Strike Force From NY
The fear and loathing at the New York Daily News spread to Chicago last week. Seven of that tabloid's 2,300 striking workers announced that the war had come home to headquarters and began picketing the Tribune Tower on Michigan Avenue. They also took their campaign to the Gold Coast, marching outside the high rise at 1500 N. Lake Shore Drive, where Charles Brumback lives. Brumback is CEO of the Tribune Company and author of the failing strategy to break the Daily News unions in New York.
The Lake Shore Drive action caused the usual urban stir--squad cars, a corporation counsel or two, gawkers on passing buses and in the windows of nearby buildings. But the doorman wouldn't let the strikers in Brumback's lobby. The New Yorkers made even less of an impression in the following days when they took their fight to the suburbs.
First they went looking for Arnold Weber, the Tribune Company director who's president of Northwestern University and once wrote a book called Strategies for the Displaced Worker. A doughty receptionist kept them at bay.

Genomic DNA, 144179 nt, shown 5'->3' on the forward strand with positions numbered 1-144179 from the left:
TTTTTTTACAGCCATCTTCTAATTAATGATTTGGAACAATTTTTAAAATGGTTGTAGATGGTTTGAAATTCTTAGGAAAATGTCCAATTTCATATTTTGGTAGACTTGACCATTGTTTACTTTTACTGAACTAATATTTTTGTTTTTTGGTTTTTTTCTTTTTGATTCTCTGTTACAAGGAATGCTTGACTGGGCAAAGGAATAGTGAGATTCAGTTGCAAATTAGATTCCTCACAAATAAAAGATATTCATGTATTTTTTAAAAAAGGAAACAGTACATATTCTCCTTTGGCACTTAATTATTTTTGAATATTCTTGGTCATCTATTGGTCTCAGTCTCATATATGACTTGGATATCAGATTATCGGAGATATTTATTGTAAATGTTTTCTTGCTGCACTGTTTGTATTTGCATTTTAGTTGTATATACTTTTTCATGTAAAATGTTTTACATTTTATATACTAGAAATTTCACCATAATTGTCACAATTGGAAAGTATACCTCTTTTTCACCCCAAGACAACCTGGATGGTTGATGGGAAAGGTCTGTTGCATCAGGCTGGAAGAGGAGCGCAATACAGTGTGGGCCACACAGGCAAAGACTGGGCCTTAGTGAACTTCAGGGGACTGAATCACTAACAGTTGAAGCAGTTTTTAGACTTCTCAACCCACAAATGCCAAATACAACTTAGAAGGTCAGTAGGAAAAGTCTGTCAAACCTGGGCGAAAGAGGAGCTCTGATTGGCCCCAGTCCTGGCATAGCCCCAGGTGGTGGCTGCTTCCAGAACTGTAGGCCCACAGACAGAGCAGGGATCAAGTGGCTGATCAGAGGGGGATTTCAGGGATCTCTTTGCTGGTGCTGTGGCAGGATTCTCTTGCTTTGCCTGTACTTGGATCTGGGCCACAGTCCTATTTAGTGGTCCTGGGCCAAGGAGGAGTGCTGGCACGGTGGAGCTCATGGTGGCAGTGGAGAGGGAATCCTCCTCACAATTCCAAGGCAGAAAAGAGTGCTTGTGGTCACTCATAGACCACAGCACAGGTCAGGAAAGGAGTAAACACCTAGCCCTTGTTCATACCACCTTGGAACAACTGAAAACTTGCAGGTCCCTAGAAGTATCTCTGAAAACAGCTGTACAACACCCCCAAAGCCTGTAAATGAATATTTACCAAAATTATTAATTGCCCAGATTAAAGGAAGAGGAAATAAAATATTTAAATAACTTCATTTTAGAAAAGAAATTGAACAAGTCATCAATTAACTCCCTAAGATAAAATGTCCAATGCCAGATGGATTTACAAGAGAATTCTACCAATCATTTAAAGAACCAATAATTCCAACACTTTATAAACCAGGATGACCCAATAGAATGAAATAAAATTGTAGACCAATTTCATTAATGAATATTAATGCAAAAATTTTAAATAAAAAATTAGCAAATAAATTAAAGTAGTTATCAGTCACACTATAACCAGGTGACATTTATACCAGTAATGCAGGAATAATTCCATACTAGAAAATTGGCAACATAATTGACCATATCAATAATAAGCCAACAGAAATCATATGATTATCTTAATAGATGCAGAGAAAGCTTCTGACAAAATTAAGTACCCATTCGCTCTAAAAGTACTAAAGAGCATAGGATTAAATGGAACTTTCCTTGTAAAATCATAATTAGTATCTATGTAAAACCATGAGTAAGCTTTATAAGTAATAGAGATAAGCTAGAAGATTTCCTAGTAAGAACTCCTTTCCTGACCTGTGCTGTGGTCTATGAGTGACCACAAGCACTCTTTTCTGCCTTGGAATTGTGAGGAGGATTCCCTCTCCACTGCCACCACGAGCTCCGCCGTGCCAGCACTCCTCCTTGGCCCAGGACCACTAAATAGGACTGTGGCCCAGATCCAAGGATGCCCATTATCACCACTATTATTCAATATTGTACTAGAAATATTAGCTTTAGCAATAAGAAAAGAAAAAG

Then over the weekend they set out to confront other directors at their domiciles. The fallback plan, should their targets elude them, was to spread fliers in the directors' neighborhoods.
The fliers they carried were headlined "Meet Your Neighbor--The Fat Cats" on one side and "Corporate Terrorism Tribune Co. Style" on the other. Alas! The vast estates and bosky serenity of the North Shore made the scheme absurd. "It's ridiculous to leaflet in front of those homes," crime reporter Jerry Capesi told us. "You never see anyone else go by!"
No one came to the door of board chairman Stanton Cook's stately brick home in Kenilworth, and not a mouse stirred at director Andrew McKenna's old-English-style mansion in Winnetka. The hapless New Yorkers attached stickers that said "Stop Tribune Co. Union-Busting" to the front doors and moved on.